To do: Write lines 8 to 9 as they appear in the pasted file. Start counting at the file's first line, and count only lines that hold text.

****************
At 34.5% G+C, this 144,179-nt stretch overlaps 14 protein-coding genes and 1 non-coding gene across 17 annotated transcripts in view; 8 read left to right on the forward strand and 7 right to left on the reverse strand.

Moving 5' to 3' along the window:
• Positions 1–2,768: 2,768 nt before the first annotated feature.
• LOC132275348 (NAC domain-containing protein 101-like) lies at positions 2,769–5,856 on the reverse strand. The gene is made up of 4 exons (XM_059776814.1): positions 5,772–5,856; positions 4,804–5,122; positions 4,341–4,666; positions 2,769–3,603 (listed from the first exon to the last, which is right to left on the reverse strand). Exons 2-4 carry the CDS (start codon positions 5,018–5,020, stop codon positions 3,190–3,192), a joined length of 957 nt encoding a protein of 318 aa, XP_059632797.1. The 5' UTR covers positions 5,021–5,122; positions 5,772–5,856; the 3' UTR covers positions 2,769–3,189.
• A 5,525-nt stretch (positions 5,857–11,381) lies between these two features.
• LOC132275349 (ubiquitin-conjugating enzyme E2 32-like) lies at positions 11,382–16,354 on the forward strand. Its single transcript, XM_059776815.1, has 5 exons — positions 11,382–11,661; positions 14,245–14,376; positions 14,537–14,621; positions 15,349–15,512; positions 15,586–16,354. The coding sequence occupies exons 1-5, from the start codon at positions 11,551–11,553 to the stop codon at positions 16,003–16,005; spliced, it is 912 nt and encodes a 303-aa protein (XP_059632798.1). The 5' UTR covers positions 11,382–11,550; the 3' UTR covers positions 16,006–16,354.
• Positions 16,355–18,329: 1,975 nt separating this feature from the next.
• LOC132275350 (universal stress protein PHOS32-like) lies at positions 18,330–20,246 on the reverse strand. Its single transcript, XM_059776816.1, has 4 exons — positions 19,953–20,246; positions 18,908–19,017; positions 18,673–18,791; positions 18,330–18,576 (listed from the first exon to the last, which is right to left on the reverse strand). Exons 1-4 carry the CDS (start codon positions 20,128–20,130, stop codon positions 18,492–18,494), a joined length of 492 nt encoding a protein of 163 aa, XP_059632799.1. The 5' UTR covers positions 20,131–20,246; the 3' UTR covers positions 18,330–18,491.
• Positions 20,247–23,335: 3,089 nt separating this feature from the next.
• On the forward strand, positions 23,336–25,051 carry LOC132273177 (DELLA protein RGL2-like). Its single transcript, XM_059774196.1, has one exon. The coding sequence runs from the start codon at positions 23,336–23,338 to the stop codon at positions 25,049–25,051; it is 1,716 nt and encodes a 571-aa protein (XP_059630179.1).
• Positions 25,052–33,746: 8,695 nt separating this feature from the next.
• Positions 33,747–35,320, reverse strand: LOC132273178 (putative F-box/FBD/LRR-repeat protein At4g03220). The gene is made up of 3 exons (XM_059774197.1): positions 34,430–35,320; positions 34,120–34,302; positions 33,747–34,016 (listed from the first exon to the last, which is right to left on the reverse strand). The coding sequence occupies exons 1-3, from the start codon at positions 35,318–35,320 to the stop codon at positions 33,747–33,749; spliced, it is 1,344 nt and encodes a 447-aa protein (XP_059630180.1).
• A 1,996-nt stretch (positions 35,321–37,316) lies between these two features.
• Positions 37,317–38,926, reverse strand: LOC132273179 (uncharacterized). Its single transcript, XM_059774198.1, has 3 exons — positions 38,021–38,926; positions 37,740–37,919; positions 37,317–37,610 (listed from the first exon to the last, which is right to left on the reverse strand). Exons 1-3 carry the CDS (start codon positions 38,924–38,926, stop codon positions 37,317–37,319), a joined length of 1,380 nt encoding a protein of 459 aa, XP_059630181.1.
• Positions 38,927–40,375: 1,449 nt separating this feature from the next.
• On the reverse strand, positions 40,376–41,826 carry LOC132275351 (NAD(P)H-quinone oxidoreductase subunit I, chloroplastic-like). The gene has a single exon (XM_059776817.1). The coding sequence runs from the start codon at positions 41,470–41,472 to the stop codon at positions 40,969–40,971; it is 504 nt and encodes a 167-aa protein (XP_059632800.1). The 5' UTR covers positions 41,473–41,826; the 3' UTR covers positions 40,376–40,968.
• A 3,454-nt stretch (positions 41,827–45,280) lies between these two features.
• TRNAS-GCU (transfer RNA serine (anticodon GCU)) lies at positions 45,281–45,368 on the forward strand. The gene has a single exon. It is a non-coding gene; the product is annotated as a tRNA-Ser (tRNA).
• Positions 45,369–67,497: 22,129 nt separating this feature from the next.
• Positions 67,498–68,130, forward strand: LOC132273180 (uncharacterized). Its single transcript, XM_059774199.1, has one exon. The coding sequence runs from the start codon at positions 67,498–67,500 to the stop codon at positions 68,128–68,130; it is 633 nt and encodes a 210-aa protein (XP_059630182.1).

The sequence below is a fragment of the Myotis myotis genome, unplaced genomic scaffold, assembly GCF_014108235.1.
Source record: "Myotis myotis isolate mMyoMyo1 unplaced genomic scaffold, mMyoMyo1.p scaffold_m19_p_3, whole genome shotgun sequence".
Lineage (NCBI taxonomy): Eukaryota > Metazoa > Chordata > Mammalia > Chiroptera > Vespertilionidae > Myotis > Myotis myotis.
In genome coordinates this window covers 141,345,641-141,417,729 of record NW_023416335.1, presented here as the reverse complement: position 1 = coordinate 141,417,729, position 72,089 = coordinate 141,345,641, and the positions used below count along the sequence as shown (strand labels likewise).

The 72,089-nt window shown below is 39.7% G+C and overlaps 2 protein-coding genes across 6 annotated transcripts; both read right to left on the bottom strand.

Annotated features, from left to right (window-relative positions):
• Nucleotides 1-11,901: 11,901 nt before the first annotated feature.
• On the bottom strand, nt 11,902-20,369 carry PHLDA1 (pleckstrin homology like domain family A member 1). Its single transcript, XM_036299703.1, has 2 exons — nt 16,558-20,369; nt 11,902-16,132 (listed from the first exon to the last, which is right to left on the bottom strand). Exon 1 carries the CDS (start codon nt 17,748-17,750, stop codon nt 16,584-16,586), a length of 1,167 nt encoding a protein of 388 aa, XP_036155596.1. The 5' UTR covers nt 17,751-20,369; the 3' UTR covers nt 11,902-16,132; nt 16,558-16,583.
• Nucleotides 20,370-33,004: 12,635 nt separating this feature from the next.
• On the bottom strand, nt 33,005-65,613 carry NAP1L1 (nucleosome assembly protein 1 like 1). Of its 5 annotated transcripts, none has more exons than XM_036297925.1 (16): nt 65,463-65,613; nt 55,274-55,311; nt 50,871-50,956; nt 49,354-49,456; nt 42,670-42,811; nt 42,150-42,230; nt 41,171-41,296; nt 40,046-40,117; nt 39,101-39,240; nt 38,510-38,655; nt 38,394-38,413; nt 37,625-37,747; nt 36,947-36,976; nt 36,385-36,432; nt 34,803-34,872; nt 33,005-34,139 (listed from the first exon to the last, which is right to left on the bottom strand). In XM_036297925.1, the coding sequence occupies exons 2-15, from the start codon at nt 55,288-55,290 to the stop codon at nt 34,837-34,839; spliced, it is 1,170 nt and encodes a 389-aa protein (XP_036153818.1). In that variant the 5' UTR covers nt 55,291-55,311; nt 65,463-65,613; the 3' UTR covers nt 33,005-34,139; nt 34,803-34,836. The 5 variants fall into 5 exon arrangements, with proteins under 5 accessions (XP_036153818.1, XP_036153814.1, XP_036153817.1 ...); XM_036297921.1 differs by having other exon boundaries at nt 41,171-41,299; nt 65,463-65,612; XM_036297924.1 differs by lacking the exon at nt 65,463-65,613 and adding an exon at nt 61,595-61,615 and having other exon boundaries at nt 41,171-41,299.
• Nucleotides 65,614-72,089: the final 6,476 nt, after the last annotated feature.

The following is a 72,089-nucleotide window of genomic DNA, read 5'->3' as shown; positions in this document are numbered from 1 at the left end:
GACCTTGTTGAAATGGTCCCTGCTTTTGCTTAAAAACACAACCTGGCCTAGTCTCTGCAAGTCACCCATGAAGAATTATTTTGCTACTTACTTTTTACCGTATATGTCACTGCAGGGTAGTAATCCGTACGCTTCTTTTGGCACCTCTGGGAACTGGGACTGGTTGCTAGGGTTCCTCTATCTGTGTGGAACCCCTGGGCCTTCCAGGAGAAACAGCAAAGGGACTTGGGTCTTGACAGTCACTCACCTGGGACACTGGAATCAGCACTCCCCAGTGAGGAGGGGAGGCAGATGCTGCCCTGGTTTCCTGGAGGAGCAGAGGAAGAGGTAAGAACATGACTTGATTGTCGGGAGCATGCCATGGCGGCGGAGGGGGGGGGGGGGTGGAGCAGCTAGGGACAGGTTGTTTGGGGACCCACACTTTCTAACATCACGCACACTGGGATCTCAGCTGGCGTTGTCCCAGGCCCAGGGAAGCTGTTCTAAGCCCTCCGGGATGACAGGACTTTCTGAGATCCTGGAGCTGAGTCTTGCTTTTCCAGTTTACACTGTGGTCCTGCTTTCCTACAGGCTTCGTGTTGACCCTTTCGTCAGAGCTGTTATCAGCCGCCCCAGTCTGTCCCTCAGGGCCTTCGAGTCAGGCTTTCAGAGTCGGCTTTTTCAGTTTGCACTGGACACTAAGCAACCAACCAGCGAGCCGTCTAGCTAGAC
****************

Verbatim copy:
• LOC132275350 (universal stress protein PHOS32-like) lies at positions 18,330–20,246 on the reverse strand. Its single transcript, XM_059776816.1, has 4 exons — positions 19,953–20,246; positions 18,908–19,017; positions 18,673–18,791; positions 18,330–18,576 (listed from the first exon to the last, which is right to left on the reverse strand). Exons 1-4 carry the CDS (start codon positions 20,128–20,130, stop codon positions 18,492–18,494), a joined length of 492 nt encoding a protein of 163 aa, XP_059632799.1. The 5' UTR covers positions 20,131–20,246; the 3' UTR covers positions 18,330–18,491.
• Positions 20,247–23,335: 3,089 nt separating this feature from the next.